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Confronting the malware problem: Is cutting the cord the answer?

Throughout 2011, and editors have been writing about creating new efficiencies in IT and empowering a new generation of users through mobility. At the same time, however, the malware problem continues to get worse and as a result, is threatening the freedoms employees now take for granted.

Dr. John Halamka, CIO at Beth Israel Deaconess Medical Center in Boston, issued a wake-up call in a recent blog post: “If attacks are escalating and our existing tools to prevent them do not work, what must we do?” he wrote. “Alas, we must limit inbound and outbound traffic to corporate networks.”

BIDMC will start restricting access on a limited basis to see if that reduces the amount of malware in its network. Halamka goes on to say that the next step could be whitelisting, which will enable users to visit only authorized websites and will block personal email accounts.

It’s surprising that Halamka, who is known as a technophile’s technophile — the “Geek Doctor” — has come to this conclusion; but since he has, there’s no doubt that much more conservative IT managers are thinking the same thing. In many workplaces, the outcry against restrictive use policies will make Occupy Wall Street look like a meeting around the water cooler.

I have to admit that, despite many IT managers’ efforts to enforce policies and to educate users on security and malware prevention, the average IT user still is woefully ignorant of the effects of his or her Internet usage. Is it time to take users to the woodshed and teach them a lesson once and for all? Maybe, but such a policy should be exercised carefully and with role-based restrictions, because the productivity drain could cost a company more than a security breach ever would. It also could create anger, frustration and yes, even depression, among users who have become used to open access.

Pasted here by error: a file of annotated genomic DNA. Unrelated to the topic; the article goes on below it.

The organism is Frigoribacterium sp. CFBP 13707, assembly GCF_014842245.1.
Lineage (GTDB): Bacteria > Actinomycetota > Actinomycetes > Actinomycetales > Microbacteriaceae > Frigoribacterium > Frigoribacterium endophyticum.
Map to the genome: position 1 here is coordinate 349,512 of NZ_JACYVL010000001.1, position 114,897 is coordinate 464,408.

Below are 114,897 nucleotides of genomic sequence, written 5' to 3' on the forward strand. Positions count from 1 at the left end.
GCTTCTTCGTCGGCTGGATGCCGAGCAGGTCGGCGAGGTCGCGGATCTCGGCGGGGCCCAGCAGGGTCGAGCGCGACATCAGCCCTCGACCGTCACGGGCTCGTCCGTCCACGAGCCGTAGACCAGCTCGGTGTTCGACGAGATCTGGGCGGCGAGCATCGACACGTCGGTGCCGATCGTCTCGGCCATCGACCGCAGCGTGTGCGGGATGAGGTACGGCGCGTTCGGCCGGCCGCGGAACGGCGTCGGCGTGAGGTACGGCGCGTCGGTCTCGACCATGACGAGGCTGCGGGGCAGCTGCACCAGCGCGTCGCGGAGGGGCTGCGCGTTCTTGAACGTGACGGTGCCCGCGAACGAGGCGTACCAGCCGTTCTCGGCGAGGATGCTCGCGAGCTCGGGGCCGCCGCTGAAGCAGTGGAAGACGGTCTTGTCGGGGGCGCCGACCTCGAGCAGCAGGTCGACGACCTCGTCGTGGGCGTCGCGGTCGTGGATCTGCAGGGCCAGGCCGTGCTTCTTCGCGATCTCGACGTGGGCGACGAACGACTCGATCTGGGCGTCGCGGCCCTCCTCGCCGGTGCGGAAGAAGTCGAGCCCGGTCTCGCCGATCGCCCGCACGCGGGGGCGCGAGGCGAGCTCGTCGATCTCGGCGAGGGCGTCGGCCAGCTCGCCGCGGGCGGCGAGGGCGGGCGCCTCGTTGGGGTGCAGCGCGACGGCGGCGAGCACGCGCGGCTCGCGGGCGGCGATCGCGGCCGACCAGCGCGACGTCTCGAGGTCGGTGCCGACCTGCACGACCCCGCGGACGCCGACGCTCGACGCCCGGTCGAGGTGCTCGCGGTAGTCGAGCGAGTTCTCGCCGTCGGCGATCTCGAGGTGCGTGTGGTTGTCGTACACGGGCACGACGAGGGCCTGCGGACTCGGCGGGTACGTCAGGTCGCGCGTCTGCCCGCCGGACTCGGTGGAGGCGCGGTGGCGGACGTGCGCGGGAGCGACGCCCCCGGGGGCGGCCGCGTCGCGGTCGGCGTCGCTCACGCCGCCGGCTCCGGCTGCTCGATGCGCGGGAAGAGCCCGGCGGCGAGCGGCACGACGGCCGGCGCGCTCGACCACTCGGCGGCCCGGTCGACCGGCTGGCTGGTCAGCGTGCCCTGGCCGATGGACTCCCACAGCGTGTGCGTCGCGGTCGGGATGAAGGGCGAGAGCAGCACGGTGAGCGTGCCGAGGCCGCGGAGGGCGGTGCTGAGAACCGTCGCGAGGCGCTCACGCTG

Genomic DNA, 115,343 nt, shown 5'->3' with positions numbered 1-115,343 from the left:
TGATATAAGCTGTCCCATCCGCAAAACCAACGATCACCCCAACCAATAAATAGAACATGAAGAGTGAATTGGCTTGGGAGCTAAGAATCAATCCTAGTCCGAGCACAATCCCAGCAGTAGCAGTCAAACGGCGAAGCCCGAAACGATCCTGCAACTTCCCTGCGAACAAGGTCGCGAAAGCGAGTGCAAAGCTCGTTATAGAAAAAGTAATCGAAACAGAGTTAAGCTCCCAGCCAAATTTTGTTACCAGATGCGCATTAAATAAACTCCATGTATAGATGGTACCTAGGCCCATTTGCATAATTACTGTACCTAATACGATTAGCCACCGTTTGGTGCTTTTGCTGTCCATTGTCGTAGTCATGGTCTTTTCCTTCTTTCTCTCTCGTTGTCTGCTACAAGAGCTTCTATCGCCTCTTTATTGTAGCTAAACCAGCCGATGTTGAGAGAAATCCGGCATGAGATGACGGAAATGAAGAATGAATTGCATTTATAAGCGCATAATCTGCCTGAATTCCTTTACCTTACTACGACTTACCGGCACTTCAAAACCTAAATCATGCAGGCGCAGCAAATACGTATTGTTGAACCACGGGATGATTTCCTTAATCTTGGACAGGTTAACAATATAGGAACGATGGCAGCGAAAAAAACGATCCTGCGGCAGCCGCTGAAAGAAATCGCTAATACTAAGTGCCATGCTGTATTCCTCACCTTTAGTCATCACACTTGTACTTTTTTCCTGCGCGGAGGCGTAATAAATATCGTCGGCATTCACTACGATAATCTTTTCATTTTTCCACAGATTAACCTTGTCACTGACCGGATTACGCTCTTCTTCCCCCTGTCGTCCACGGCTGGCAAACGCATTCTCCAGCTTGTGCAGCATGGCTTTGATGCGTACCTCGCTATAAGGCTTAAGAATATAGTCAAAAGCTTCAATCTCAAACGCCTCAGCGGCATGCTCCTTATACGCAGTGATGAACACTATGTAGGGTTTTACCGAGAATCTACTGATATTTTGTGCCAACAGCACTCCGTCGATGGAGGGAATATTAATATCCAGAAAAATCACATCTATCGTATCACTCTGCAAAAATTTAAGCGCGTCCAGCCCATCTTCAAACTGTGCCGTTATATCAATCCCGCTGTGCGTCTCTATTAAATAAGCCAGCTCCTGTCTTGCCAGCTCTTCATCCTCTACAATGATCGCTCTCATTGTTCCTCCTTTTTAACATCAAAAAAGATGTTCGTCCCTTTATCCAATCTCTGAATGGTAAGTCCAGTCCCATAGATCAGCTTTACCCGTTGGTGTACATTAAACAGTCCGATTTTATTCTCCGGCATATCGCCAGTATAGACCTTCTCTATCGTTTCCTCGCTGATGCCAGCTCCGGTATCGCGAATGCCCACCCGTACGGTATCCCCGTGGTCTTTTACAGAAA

As Halamka writes, “It’s truly tragic that the Internet has become such a swamp, especially at a time that we want to encourage the purchase of consumer devices such as tablets and smartphones.”

Yes, it is. And maybe this wake-up call will really begin to transform employees into responsible Internet users. All I can say is, it had better.

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